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School of Computing Science | Faculty of Applied Sciences Simon Fraser University Calendar | Spring 2018

Computer Science

Master of Science

Admission Requirements

To qualify for admission to the Professional Master of Science in Computer Science, a student must satisfy the university admission requirements for a master's program as stated in Section 1.3.3 of the Graduate Admission section of the SFU calendar, and the student must hold a bachelor's degree, or equivalent in computer science or a related field, with a cumulative grade point average (GPA) of 3.00 (on a scale of 0.00 - 4.33) or the equivalent. Alternatively, a minimum GPA of 3.33/4.33 on the last 60 credits of undergraduate courses will also meet the GPA requirements for admission to the program.

The School's Graduate Admissions Committee may offer, at its discretion, M.Sc. admission to exceptional students without an undergraduate degree in computer science or a related field. Minimally we require demonstrated competence in computer science at the third year level equivalent to CMPT 300 (Operating Systems 1), CMPT 307 (Data Structures and Algorithms) and CMPT 354 (Database Systems).

Students who do not have the proper background in computer science may take the three courses listed above in the Summer semester before the Fall cohort begins and then join the program.

Program Requirements

Students will complete a minimum of 30 units of graduate work. These units are divided into three sections: a minimum of 15 units of discipline specific graduate course work; 12 units of specialized lab work involving advanced industry relevant programming; 3 to 6 units of integrated learning via co-op.

Course Work for Big Data Specialization (at least 15 units)

CMPT 726 - Machine Learning (3)

Machine Learning is the study of computer algorithms that improve automatically through experience. Provides students who conduct research in machine learning, or use it in their research, with a grounding in both the theoretical justification for, and practical application of, machine learning algorithms. Covers techniques in supervised and unsupervised learning, the graphical model formalism, and algorithms for combining models. Students who have taken CMPT 882 (Machine Learning) in 2007 or earlier may not take CMPT 726 for further credit.

One of

CMPT 705 - Design and Analysis of Algorithms (3)

The objective of this course is to expose students to basic techniques in algorithm design and analysis. Topics will include greedy algorithms, dynamic programming, advanced data structures, network flows, randomized algorithms. Students with credit for CMPT 706 may not take this course for further credit.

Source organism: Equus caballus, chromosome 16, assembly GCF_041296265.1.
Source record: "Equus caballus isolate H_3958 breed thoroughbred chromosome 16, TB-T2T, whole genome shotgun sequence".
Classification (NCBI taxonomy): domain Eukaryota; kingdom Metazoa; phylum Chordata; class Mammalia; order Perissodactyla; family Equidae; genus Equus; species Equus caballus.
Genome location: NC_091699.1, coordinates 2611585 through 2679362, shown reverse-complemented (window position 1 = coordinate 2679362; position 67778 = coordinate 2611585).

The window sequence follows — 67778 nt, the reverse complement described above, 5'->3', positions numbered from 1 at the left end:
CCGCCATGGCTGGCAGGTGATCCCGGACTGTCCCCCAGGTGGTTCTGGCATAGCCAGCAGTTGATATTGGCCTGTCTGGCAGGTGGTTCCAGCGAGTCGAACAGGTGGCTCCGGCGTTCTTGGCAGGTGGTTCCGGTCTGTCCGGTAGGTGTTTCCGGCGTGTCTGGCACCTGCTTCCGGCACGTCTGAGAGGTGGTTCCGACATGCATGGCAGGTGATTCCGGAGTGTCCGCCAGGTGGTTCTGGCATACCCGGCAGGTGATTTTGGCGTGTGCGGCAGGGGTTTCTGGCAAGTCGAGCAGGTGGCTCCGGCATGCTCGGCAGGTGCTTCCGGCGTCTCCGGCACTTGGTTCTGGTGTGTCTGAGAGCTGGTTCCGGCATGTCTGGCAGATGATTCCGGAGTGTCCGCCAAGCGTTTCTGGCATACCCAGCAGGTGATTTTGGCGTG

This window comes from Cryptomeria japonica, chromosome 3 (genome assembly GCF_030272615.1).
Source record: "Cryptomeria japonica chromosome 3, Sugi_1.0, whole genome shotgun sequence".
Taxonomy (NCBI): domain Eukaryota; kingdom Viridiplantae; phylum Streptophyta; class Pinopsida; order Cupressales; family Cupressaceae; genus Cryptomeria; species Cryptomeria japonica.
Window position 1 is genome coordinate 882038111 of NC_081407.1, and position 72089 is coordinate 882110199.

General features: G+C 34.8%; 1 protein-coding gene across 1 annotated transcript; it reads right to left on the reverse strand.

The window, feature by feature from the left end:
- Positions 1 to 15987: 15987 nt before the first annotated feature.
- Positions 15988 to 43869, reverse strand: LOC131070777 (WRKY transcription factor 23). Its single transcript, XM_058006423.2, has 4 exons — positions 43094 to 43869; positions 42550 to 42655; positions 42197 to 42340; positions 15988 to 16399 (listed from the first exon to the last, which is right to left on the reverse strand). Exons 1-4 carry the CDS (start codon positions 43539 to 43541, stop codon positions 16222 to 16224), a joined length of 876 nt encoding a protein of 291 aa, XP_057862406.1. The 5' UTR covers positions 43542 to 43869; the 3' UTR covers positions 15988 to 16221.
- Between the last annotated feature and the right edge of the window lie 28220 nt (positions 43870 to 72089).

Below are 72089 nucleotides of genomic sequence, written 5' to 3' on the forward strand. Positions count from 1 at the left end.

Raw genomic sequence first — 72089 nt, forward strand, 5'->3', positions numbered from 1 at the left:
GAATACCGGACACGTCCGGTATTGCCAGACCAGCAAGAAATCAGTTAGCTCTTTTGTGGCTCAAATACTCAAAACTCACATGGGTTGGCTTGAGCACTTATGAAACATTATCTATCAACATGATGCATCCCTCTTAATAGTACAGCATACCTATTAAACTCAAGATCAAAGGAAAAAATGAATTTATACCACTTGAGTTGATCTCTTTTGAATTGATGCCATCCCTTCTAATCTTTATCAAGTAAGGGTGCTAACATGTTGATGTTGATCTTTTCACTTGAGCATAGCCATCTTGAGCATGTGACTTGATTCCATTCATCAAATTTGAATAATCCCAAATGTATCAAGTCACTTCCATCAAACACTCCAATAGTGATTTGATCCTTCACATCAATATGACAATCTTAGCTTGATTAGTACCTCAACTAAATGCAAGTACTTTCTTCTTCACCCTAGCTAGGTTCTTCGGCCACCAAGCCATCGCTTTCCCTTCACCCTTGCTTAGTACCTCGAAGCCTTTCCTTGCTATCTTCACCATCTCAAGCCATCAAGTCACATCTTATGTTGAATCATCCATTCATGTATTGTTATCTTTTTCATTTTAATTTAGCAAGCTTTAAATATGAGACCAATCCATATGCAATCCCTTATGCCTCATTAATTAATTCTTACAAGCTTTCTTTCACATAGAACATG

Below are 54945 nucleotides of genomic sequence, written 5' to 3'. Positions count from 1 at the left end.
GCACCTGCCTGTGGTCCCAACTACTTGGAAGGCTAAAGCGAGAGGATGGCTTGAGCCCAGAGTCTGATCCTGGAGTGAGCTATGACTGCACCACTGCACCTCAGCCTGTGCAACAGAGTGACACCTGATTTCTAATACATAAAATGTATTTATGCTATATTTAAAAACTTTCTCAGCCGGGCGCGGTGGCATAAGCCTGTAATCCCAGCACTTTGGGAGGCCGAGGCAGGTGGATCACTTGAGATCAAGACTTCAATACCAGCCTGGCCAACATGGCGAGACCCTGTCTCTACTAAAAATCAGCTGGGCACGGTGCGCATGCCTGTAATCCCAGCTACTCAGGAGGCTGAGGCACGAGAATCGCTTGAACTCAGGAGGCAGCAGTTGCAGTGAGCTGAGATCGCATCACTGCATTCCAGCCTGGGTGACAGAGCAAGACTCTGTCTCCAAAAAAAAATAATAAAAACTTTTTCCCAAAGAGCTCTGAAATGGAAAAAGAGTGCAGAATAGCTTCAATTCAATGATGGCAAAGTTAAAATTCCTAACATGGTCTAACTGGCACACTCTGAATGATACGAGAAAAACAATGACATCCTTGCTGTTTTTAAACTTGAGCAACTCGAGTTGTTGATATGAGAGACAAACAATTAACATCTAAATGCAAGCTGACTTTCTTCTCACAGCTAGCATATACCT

CMPT 706 - Design and Analysis of Algorithms for Big Data (3) *

Concepts and problem-solving techniques that are used in the design and analysis of efficient algorithms. Special consideration and adaptations for big data applications will be emphasized. Students with credit for CMPT 705 may not take this course for further credit.

Section Instructor Day/Time Location
G100 Andrei Bulatov
Mo, We, Fr 12:30 PM – 1:20 PM
WMC 3210, Burnaby
CMPT 711 - Bioinformatics Algorithms (3)

Fundamental algorithmic techniques used to solve computational problems encountered in molecular biology. This area is usually referred to as Bioinformatics or Computational Biology. Students who have taken CMPT 881 (Bioinformatics) in 2007 or earlier may not take CMPT 711 for further credit.

At least two of

CMPT 741 - Data Mining (3) *

The student will learn basic concepts and techniques of data mining. Unlike data management required in traditional database applications, data analysis aims to extract useful patterns, trends and knowledge from raw data for decision support. Such information are implicit in the data and must be mined to be useful.

CMPT 756 - Systems For Big Data (3) *

From health care to social media the world generates a tremendous amount of data every day, often too much to be processed on a single computer or even some-times a single data centre. In this graduate seminar we will learn about technologies and systems behind Big Data. In particular, we will discuss what challenges exist in processing and storing massive amounts of data. We will explore how these challenges are being solved in real-world systems as well as the limitations inherent in these designs. The evolution of these technologies will be explored by reading both current and historically significant research papers. Prerequisite: Operating Systems (CMPT 300) and Data Base Systems (CMPT 354), or equivalents. Students with credit for CMPT 886 when offered as a Special Topics course in Big Data may not take this course for further credit.

Section Instructor Day/Time Location
G100 Ryan Shea
Tu 11:30 AM – 12:50 PM
Th 11:30 AM – 12:50 PM
RCB 8100, Burnaby
RCB 8100, Burnaby
CMPT 767 - Visualization (3)

Advanced topics in the field of scientific and information visualization are presented. Topics may include: an introduction to visualization (importance, basic approaches and existing tools), abstract visualization concepts, human perception, visualization methodology, 2D and 3D display and interaction and their use in medical, scientific, and business applications. Prerequisite: CMPT 316, 461 or equivalent (by permission of instructor). Students with credit for CMPT 878 or 775 may not take this course for further credit.

CMPT 825 - Natural Language Processing (3)

In this course, theoretical and applied issues related to the development of natural language processing systems and specific applications are examined. Investigations into parsing issues, different computational linguistic formalisms, natural language syntax, semantics, and discourse related phenomena will be considered and an actual natural language processor will be developed.

IAT 814 - Knowledge, Visualization and Communication (3)